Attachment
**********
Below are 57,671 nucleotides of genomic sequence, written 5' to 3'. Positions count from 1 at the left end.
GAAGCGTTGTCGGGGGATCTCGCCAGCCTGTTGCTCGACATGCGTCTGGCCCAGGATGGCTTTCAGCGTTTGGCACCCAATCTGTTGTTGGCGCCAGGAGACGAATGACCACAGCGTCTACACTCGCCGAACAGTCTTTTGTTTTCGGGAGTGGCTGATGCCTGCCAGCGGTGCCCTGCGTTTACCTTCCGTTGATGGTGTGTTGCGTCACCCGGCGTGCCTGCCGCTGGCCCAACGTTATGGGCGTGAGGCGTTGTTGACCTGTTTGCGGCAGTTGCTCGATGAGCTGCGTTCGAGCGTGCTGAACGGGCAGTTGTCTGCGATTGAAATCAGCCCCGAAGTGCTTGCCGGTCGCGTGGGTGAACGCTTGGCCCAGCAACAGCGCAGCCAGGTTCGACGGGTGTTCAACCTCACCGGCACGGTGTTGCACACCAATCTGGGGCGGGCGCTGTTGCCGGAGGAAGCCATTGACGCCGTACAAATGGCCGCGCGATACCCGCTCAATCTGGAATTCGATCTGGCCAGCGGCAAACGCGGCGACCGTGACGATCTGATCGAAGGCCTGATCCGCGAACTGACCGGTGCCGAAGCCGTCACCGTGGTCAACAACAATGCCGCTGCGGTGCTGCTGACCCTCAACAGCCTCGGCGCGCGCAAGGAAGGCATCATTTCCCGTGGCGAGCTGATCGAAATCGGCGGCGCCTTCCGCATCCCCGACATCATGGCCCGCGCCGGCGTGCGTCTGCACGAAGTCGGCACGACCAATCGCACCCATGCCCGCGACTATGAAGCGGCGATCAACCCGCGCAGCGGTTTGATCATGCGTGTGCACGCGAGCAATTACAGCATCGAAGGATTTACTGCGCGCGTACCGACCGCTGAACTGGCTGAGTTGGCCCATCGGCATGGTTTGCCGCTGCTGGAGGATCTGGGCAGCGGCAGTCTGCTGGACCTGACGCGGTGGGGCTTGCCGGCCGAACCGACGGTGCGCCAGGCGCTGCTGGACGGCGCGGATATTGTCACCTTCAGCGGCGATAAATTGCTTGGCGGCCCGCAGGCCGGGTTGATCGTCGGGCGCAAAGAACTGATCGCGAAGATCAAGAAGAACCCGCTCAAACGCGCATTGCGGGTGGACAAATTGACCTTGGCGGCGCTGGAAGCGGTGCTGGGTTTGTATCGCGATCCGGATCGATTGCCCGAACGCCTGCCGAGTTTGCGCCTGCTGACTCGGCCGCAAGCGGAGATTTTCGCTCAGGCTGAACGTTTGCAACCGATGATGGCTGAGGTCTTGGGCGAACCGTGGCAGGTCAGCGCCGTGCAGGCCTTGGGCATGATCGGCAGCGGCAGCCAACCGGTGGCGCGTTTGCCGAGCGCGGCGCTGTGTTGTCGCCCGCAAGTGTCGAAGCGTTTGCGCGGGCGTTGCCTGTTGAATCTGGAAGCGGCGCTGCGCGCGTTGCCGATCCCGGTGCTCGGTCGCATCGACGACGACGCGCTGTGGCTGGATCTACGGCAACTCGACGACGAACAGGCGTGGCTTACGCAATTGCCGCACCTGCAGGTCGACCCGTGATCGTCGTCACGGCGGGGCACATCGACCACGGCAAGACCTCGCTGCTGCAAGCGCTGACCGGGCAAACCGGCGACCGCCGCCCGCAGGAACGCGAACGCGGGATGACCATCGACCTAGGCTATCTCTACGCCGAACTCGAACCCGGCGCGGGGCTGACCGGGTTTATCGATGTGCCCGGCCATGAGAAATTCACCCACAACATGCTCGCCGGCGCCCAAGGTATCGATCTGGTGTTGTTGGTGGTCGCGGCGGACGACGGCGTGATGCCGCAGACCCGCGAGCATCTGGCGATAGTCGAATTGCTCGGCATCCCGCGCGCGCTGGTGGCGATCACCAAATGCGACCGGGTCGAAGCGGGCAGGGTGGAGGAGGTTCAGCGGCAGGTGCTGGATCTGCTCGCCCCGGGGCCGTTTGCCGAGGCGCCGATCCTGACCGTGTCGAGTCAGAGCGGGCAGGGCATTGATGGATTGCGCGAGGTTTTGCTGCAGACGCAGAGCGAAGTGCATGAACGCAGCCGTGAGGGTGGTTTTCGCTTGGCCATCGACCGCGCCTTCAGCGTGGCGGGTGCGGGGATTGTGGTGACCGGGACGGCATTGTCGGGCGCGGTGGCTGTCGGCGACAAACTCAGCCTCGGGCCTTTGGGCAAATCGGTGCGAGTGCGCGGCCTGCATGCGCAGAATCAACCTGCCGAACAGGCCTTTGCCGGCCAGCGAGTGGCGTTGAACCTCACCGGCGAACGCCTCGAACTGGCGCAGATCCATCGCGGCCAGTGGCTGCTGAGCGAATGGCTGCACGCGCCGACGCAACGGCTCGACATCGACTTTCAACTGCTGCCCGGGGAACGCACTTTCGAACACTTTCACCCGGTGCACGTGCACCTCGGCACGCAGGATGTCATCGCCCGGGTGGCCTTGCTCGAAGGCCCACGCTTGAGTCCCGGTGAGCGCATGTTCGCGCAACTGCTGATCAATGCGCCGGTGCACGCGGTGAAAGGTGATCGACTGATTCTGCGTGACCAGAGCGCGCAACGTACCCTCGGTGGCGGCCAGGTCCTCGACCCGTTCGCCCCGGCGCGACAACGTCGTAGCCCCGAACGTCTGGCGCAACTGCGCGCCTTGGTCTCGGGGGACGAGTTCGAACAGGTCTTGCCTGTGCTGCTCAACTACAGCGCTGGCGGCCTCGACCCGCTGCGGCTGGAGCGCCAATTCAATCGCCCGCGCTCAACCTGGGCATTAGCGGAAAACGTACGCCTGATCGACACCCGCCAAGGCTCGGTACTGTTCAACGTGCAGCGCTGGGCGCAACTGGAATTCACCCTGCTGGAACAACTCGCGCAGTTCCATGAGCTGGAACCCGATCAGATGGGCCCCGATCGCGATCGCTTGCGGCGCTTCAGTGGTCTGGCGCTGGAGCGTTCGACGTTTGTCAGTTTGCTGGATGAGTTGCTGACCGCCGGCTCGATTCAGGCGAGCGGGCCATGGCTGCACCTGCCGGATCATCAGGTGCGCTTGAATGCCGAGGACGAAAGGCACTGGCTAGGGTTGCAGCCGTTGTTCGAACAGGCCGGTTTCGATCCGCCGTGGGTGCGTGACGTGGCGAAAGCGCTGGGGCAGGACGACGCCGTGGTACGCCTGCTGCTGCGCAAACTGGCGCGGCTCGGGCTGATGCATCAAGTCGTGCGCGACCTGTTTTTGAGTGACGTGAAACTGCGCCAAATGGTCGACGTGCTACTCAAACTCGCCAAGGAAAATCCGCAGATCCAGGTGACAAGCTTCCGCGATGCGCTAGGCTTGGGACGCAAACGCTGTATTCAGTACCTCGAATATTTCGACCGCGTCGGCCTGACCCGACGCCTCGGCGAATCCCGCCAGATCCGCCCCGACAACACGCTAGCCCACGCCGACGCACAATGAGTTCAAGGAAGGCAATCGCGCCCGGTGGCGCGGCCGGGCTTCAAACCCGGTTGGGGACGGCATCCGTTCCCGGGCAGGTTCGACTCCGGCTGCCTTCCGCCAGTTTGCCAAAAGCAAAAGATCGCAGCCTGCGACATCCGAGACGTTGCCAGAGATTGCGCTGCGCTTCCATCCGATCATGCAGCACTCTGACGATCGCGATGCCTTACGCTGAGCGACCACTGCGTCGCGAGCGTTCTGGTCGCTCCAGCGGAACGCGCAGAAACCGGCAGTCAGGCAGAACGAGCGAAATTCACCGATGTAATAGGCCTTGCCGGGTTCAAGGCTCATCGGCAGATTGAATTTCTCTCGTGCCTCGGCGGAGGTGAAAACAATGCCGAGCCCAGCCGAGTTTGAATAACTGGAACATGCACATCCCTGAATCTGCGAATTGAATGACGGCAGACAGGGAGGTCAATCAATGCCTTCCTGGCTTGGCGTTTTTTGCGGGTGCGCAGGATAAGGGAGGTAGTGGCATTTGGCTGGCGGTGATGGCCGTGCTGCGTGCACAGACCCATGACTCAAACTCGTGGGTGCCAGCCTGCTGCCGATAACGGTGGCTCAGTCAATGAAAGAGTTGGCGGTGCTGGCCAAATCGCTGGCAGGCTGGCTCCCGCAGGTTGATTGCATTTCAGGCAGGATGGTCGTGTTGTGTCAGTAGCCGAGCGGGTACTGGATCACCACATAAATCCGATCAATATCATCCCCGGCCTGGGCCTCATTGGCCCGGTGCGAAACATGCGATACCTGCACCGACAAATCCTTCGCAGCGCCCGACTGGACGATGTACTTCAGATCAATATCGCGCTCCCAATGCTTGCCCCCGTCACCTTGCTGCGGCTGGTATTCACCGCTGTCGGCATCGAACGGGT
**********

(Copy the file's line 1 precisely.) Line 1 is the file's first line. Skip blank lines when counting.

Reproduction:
Below are 57,671 nucleotides of genomic sequence, written 5' to 3'. Positions count from 1 at the left end.